View Full Version : 35 years ago, today.....In Vietnam

05-30-03, 01:05 PM
May 30, 1967
By Cook Barela

from the book; "Dreams of Glory," unedited

The morning was as usual, road sweep with nothing different. We turned over the convoy we were escorting to “Charlie” Company 1/7. They were to escort the convoy the rest of the way to the Special Forces Camp, west of Hill 52.

We were on our way back when they got hit. We turned around and at the outskirts of the battle the enemy engaged us.

Up ahead Charlie Company was taking a beating and as the platoon engaged the enemy I ended up running forward in between the convoy’s trucks that were being ripped apart by bullets holes, shrapnel, mortars and rocket rounds.

Many of the drivers and passengers had been hit. They had been killed or wounded. I left Rahm my A-gunner behind. He and the squad of Marines from 1st platoon engaged the snipers and a harassing force the enemy had set up to keep us from getting to Charlie company, who were in the middle of a kill zone.

As, I crawled and ran forward, I could hear the cry of “Guns Up.”

The call was coming from where the thick of battle, where the fire fights was heavily being waged.

When I reached them, I was told that two of their gun teams were out, wounded or killed.

For the next 45-60 minutes Marines I had never seen like a relay team were being shot and replaced to my left and right as I engaged the enemy. Soon it was an NVA m-60 machine gun team across the road that I was firing at.

The bullets from the two guns streaked across the roadway like two red beams of light, a stream of red tracers being fired at the source of their origins.

The Marines from Charlie Company were risking their lives to keep my machine gun fed, as I unloaded hundreds of rounds into the enemy forces that just kept firing back.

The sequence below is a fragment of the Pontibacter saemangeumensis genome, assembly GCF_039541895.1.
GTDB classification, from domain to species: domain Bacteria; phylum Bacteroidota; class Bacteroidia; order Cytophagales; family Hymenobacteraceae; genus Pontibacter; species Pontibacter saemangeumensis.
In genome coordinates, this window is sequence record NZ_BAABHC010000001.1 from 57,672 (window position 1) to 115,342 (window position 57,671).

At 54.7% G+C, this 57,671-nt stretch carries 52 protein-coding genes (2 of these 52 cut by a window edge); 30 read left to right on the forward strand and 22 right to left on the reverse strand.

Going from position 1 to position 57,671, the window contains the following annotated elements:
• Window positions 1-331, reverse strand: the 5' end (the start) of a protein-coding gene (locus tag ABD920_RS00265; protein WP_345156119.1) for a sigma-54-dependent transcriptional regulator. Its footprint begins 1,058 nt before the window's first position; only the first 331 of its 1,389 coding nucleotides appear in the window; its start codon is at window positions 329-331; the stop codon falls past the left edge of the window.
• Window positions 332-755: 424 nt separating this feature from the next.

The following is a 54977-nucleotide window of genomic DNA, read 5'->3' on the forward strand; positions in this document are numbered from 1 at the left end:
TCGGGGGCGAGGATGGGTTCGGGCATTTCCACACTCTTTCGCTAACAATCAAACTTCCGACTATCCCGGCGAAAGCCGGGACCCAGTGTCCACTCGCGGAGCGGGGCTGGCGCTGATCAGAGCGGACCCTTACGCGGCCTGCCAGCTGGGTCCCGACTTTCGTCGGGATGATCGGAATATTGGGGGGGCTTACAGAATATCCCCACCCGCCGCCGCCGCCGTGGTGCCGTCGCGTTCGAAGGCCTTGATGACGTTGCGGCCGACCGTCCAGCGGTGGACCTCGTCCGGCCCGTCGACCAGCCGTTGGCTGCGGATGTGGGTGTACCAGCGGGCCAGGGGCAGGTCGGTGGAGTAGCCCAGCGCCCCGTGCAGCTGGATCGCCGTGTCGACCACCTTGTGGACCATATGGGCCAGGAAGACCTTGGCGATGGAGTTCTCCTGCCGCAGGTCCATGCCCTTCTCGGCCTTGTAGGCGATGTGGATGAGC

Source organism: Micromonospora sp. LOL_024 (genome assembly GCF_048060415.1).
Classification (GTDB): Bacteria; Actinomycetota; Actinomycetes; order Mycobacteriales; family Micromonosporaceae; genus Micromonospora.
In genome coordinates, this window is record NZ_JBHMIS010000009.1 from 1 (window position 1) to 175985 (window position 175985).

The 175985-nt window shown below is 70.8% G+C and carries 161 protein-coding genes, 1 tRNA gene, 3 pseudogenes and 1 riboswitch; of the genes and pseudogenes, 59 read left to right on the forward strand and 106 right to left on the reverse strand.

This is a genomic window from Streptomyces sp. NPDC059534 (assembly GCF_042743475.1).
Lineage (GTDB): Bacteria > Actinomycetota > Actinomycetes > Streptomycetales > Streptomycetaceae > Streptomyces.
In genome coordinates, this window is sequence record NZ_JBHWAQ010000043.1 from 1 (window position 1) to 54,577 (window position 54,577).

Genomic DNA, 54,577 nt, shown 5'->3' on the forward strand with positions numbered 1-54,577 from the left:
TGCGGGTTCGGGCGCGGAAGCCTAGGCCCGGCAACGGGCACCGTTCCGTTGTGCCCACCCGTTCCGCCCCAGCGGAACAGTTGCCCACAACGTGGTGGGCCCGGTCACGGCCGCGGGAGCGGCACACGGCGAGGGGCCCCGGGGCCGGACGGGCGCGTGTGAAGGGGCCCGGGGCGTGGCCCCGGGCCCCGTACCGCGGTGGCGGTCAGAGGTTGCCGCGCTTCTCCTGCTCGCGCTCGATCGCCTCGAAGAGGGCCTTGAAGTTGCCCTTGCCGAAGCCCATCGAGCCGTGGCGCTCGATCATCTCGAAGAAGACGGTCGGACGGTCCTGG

In front of me were the disabled trucks, tanks and other vehicles, riddled with bullets. Grenades, mortars and automatic rifle fire were striking the ground all around us. Bullets were bouncing off the trucks under carriage and bouncing every which way.

For what seemed like hours we fought this way, as 1st platoon remained pinned down forty-fifty yards to my left. They had no choice but to wait for reinforcements to arrive from Hill 65.

I was alone fighting alongside “Charlie” Company Marines and as they kept feeding my machine gun, I felt that they were being slaughtered left and right. The enemy force was unrelenting. They were determined to wipe out the Marine force on our side of the roadway.

It seemed like hours before 1st platoon Marines swept in from our left, Rahm who had been searching all over trying to locate me found me, still behind the gun.

The guns barrel melted.

He bend over to remove the barrel. In my mind. I was still firing, my trigger finger frozen on the trigger, pulling back hard on the trigger, but the bullets were no longer coming out.

I had seen them, the bullets, drop, slowly as they came out the barrel just a few feet in front of the gun.

I was not moving, and Bruce Rahm thought I was dead.

How long I had been firing while frozen in that time zone I cannot recall. I only remember that the enemy’s machine gun fire finally stopped.

When I saw Rahm, I really saw him it seemed for the first time in months. We had been on patrols and many night ambushes since Operation Foster, but the Rahm I once knew was now different and as I looked up at him, I saw him differently.

He was not the Rahm I remembered before Foster, he was not the laughing caring, joking Rahm. This Rahm before me was a warrior, a killer.

He was a Marine who had shot and killed many of the enemy. In my mind I had not seen, Rahm for months not since operation Foster and the battle we fought there together. The time he helped carry me back from when I had been wounded, when he picked up the pieces of the machine gun torn apart by the enemy’s grenade. Now, I saw him differently. He was mean and a killer. He had changed.

At that moment in time it was as if I had awaken from a four month long dream. A dream of shadows and vague images, I had awakened from my dream only after the worst and most fierce of battles, I had seen in months. The worst I had ever been in. When the battles roar ceased its clamor and wailing sound, I came back. Came back to life and Rahm was there. A Marines Marine, a friend at my side, and I knew everything was going to be all right.

A poem written a couple of years ago, about this day...

http://vietnamdiary.bizland.com/cookpoems.jpg (http://vietnamdiary.bizland.com/ScentofIndiscreation.chtml)